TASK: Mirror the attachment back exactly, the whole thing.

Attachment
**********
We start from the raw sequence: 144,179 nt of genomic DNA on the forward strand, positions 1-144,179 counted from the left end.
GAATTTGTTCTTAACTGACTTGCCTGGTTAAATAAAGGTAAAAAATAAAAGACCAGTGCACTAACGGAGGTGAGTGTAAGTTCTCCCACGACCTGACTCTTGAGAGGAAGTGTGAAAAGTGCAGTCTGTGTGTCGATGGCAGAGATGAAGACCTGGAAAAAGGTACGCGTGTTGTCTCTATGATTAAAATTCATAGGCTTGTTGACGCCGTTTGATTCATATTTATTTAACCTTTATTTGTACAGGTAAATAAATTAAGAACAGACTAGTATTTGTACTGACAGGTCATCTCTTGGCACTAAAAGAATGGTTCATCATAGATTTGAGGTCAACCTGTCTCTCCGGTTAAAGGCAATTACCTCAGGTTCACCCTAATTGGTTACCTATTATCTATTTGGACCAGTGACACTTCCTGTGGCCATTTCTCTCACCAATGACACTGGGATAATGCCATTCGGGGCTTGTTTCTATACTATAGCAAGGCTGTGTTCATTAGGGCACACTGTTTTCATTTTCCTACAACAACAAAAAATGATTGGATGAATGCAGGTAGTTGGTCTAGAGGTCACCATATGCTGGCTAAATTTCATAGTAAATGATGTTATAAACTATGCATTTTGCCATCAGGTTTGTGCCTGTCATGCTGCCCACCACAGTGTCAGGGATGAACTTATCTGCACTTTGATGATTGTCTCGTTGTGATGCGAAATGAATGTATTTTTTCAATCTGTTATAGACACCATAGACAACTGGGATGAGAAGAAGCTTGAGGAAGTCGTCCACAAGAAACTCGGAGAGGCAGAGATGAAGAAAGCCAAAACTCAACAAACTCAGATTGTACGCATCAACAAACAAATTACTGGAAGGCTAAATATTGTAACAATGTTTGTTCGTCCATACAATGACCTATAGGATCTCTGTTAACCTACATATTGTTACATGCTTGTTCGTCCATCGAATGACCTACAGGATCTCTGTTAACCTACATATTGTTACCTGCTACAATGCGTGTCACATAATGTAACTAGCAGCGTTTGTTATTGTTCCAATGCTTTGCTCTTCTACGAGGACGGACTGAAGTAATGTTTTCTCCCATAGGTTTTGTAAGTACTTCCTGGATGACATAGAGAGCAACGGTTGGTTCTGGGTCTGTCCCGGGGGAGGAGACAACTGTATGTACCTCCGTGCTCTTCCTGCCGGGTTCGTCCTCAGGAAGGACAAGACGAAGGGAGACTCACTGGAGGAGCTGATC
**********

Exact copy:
We start from the raw sequence: 144,179 nt of genomic DNA on the forward strand, positions 1-144,179 counted from the left end.
GAATTTGTTCTTAACTGACTTGCCTGGTTAAATAAAGGTAAAAAATAAAAGACCAGTGCACTAACGGAGGTGAGTGTAAGTTCTCCCACGACCTGACTCTTGAGAGGAAGTGTGAAAAGTGCAGTCTGTGTGTCGATGGCAGAGATGAAGACCTGGAAAAAGGTACGCGTGTTGTCTCTATGATTAAAATTCATAGGCTTGTTGACGCCGTTTGATTCATATTTATTTAACCTTTATTTGTACAGGTAAATAAATTAAGAACAGACTAGTATTTGTACTGACAGGTCATCTCTTGGCACTAAAAGAATGGTTCATCATAGATTTGAGGTCAACCTGTCTCTCCGGTTAAAGGCAATTACCTCAGGTTCACCCTAATTGGTTACCTATTATCTATTTGGACCAGTGACACTTCCTGTGGCCATTTCTCTCACCAATGACACTGGGATAATGCCATTCGGGGCTTGTTTCTATACTATAGCAAGGCTGTGTTCATTAGGGCACACTGTTTTCATTTTCCTACAACAACAAAAAATGATTGGATGAATGCAGGTAGTTGGTCTAGAGGTCACCATATGCTGGCTAAATTTCATAGTAAATGATGTTATAAACTATGCATTTTGCCATCAGGTTTGTGCCTGTCATGCTGCCCACCACAGTGTCAGGGATGAACTTATCTGCACTTTGATGATTGTCTCGTTGTGATGCGAAATGAATGTATTTTTTCAATCTGTTATAGACACCATAGACAACTGGGATGAGAAGAAGCTTGAGGAAGTCGTCCACAAGAAACTCGGAGAGGCAGAGATGAAGAAAGCCAAAACTCAACAAACTCAGATTGTACGCATCAACAAACAAATTACTGGAAGGCTAAATATTGTAACAATGTTTGTTCGTCCATACAATGACCTATAGGATCTCTGTTAACCTACATATTGTTACATGCTTGTTCGTCCATCGAATGACCTACAGGATCTCTGTTAACCTACATATTGTTACCTGCTACAATGCGTGTCACATAATGTAACTAGCAGCGTTTGTTATTGTTCCAATGCTTTGCTCTTCTACGAGGACGGACTGAAGTAATGTTTTCTCCCATAGGTTTTGTAAGTACTTCCTGGATGACATAGAGAGCAACGGTTGGTTCTGGGTCTGTCCCGGGGGAGGAGACAACTGTATGTACCTCCGTGCTCTTCCTGCCGGGTTCGTCCTCAGGAAGGACAAGACGAAGGGAGACTCACTGGAGGAGCTGATC